On Thursday, September 23rd, the National League for Nursing (NLN), the premier professional organization for nurse faculty and leaders in nursing education, and its partner Laerdal Medical announced a new partnership to integrate the RQI digital resuscitation program into nursing curricula nationwide.
“With great excitement, I announce the advancement of the mission that we share with every member … to achieve excellence in nursing, a landmark transformative quality improvement collaboration with RQI Partners,” announced NLN President and CEO Beverly Malone, PhD, RN, FAAN.
“With no additional cost to the institution, and with repetitive, easy access for students and faculty to an essential skill for saving lives, we offer with our partners the RQI program. Adoption of this innovative technology … will help nursing programs prepare their nurses with resuscitation competence and maximize the lifesaving ability of nurses and other healthcare providers,” added Malone.
“Adoption of this innovative technology … will help nursing programs prepare their nurses with resuscitation competence and maximize the lifesaving ability of nurses and other healthcare providers.”
The National League for Nursing is the premier organization for nurse faculty and leaders in nursing education. With over 1,200 institutional members and 40,000 individual members across the country, the NLN represents a diverse base of higher education and healthcare leaders engaging with professional development, research, and public policy initiatives.
Two Decades of Historic Partnerships
The League’s latest professional collaboration comes after almost 20 years of program partnership between the NLN and Laerdal Medical. In 2006, Pam Jeffries, PhD, RN, FAAN, ANEF, FSSH spearheaded an innovative research project supported by the NLN and Laerdal Medical that focused upon faculty development in simulation pedagogy and implementation.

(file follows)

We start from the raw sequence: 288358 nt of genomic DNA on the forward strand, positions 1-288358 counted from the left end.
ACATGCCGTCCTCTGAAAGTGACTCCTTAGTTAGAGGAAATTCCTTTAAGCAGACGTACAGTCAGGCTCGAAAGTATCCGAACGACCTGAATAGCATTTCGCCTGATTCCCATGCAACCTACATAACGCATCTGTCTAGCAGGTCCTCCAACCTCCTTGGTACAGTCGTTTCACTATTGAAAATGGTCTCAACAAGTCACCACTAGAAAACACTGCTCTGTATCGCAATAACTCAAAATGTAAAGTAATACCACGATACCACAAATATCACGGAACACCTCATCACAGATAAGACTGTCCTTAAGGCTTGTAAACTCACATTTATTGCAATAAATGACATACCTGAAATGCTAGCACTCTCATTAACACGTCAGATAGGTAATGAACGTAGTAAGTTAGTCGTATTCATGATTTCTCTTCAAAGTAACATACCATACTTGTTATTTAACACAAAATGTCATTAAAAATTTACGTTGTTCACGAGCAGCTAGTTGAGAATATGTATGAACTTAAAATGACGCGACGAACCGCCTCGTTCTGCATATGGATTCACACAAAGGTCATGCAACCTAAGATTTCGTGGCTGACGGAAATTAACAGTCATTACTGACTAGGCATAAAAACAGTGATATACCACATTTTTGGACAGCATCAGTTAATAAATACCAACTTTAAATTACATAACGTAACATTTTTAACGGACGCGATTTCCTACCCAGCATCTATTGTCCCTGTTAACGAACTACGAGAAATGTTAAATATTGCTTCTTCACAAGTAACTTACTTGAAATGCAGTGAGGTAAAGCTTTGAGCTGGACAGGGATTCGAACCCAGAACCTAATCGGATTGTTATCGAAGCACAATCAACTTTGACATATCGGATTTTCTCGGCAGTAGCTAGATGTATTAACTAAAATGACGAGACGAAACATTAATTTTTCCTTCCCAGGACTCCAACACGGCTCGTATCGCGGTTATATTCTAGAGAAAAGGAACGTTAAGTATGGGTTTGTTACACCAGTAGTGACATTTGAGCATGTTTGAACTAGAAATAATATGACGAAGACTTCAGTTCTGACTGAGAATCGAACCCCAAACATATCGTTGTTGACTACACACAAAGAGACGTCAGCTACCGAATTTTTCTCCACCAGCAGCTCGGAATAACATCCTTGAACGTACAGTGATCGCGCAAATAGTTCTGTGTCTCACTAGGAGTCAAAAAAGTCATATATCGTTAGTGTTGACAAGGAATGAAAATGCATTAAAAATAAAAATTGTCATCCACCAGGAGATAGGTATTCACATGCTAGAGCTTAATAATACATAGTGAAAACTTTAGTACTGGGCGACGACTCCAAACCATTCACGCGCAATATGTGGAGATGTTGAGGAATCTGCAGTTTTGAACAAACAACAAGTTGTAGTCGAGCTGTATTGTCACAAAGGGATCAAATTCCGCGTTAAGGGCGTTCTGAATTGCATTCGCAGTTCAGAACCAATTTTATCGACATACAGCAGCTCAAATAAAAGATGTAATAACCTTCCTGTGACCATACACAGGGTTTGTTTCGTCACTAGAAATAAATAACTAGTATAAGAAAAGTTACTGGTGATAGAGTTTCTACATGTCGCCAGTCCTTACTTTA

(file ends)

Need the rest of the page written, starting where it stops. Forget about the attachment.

Her research directly led to further simulation education advancements. By 2008, the Simulation Innovation and Resource Center (SIRC) launched online with simulation educators from the United States, Australia, Canada, Chile, China, Japan, Norway, and Scotland. Shortly thereafter, the VSIM® for Nursing program launched, integrating the virtual simulation suite into the full nursing curricula of NLN-member institutions.
Nursing education and resuscitation leaders partner to help accelerate transformation of standard of care for cardiac arrest resuscitation.
Groundbreaking Research Inspiration
The shared commitment by Laerdal Medical and the NLN to the development of nurse competence and confidence resulted in the NLN’s support of Dr. Marilyn Oermann’s groundbreaking 2010 University of North Carolina study regarding low-dose, high-frequency basic life support skill performance.
“Our first study was a multi-site design with over 600 nursing students. We studied curriculum dosing, the effect of monthly practice on nursing students’ CPR psychomotor skills performance. We found in the seminal study that low-dose, high-frequency three-month cycles were optimal for knowledge and skill retention, and eliminated skills decay for nursing students,” explained Marilyn Oermann, PhD, RN, ANEF, FAAN.
Oermann’s research influenced Cole Edmonson, DNP, FAAN, former Chief Nursing Officer for Texas Health Presbyterian and current NLN Foundation Chair. “Dr. Oermann’s studies had a strong influence on my decision to bring low-dose, high-frequency self-directed BLS learning to Texas Health … We were proud to be one of the six early adopter hospitals of the RQI program,” noted Edmonson.
Powerful Life-Saving Potential
Laerdal Medical CEO Alf-Christian Dybdahl explained that early results estimated the RQI program would save approximately 10 lives per year, per hospital. RQI Partners currently hosts over 2,400 healthcare organizations who have adopted the portfolio for BLS, ALS, and PALS learning. The integration of the RQI learning platform into nursing curricula will ensure that nursing students are prepared to enter clinical practice with life-saving competence of resuscitation excellence.
Dybdahl shared the powerful potential of the collaboration, noting, “More than 2 million nurses per year are enrolled in education programs, but most importantly, conservative estimates suggest that nurses participating in the programs have saved more than 20,000 additional lives. Yes, 20,000 lives saved by competent and confident nurses.”
To learn more about the new partnership, click here.